When we approach school leadership as a list of to-dos to check off until the next day, we lose the opportunity to focus on relationships.

In school leadership, it’s not what we do–it’s how we do it

When we run our schools as a list of to-dos that we check off until the next day, we lose the opportunity to focus on relationships

To further complicate the issue, many leaders themselves indicated that they felt they didn’t have the right capabilities or skillsets to adequately support their school staff.

What gets in the way of you supporting your school staff in the way you would like?

  • Time constraints
  • Lack of capabilities or skillset                                                   

So, what areas need the most attention for teachers and leaders? In order off greatest concern:

  • Difficult conversations                                                                                                                           
  • Building capability of my team                                                                                                            
  • Engaging others and getting buy in                                                                                                    
  • Giving feedback                                                                                                                                       
  • Giving direction and creating shared purpose                                                                                 
  • Listening                                                                                                                                                                   
  • Slowing down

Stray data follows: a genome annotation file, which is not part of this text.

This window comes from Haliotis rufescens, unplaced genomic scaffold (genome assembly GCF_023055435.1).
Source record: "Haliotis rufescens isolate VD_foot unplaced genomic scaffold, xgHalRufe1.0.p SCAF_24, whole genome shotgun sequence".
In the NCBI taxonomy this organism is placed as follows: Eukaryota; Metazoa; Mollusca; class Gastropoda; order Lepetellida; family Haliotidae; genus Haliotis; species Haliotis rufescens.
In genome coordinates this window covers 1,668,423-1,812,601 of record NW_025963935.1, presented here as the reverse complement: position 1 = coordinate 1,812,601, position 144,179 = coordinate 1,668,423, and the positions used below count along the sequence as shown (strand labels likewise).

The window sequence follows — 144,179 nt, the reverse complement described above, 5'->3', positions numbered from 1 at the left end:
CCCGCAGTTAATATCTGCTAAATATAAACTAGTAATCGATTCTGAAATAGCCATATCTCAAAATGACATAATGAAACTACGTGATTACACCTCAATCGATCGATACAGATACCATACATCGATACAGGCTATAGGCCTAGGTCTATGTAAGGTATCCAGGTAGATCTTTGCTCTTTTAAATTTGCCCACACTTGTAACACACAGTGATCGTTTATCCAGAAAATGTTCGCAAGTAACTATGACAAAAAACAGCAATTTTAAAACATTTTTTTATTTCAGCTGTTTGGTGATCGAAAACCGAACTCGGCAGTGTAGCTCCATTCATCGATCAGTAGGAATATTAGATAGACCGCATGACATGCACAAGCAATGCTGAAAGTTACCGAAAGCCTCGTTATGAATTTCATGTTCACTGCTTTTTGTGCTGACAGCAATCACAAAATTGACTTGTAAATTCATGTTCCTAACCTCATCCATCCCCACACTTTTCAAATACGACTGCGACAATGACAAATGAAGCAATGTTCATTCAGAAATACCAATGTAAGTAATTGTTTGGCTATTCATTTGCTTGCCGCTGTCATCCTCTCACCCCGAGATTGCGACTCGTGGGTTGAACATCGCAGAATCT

• Wellbeing                                                                                                                                                  
  • Prioritizing and time management                                                                                                     
  • Leading in uncertainty                                                                                                                           
  • Empowering, delegating and letting go                                                                                            
  • Setting personal boundaries and learning to say no                                                                     
  • Resilience and wellbeing                                                                                                                       

Many of these can be grouped, or at least aligned.

  • Slowing down; prioritizing time; and wellbeing.
  • Having difficult conversations; listening; and empowering others.
  • Building capacity of my team; engaging others and getting buy in, and empowering, delegating and letting go.           

These all relate to how we act and how we interact with others. Do we calm situations down or do we raise the heat of a situation? They also highlight our own self efficacy. Do we seek others out to share the load or do we carry everything on our own shoulders?

These findings match research that shows that most of the leadership coaching that educators and leaders request revolves around Relate (how we interact with others) and Be (how we think about ourselves). More than half of our coaching revolves around ‘Relate’ topics and a third focuses on ‘Be’ topics.

These areas are the human side of leadership, and they frequently align. It is unlikely if your self-confidence is lacking that you will then actively seek others to help. It is more likely that those who seek to engage and empower others have already grown their own level of confidence and resilience first.

Professional learning could advance teaching, equitable learning

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